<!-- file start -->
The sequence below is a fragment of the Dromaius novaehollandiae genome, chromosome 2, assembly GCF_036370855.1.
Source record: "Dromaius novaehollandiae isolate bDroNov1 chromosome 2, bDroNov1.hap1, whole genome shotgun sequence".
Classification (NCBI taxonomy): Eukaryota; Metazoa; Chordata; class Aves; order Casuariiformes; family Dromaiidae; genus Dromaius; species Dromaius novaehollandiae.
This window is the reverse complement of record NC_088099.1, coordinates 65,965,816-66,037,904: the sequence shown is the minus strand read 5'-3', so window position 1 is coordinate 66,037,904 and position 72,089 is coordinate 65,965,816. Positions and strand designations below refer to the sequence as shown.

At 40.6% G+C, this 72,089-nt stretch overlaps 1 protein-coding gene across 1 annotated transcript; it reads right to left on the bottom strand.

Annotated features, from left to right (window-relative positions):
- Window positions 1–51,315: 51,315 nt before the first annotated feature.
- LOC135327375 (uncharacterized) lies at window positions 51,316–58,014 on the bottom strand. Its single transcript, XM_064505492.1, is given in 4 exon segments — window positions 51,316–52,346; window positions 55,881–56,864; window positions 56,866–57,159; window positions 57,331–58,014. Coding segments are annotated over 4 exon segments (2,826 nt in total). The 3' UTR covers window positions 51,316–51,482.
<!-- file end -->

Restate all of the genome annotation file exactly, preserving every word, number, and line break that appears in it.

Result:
The sequence below is a fragment of the Dromaius novaehollandiae genome, chromosome 2, assembly GCF_036370855.1.
Source record: "Dromaius novaehollandiae isolate bDroNov1 chromosome 2, bDroNov1.hap1, whole genome shotgun sequence".
Classification (NCBI taxonomy): Eukaryota; Metazoa; Chordata; class Aves; order Casuariiformes; family Dromaiidae; genus Dromaius; species Dromaius novaehollandiae.
This window is the reverse complement of record NC_088099.1, coordinates 65,965,816-66,037,904: the sequence shown is the minus strand read 5'-3', so window position 1 is coordinate 66,037,904 and position 72,089 is coordinate 65,965,816. Positions and strand designations below refer to the sequence as shown.

At 40.6% G+C, this 72,089-nt stretch overlaps 1 protein-coding gene across 1 annotated transcript; it reads right to left on the bottom strand.

Annotated features, from left to right (window-relative positions):
- Window positions 1–51,315: 51,315 nt before the first annotated feature.
- LOC135327375 (uncharacterized) lies at window positions 51,316–58,014 on the bottom strand. Its single transcript, XM_064505492.1, is given in 4 exon segments — window positions 51,316–52,346; window positions 55,881–56,864; window positions 56,866–57,159; window positions 57,331–58,014. Coding segments are annotated over 4 exon segments (2,826 nt in total). The 3' UTR covers window positions 51,316–51,482.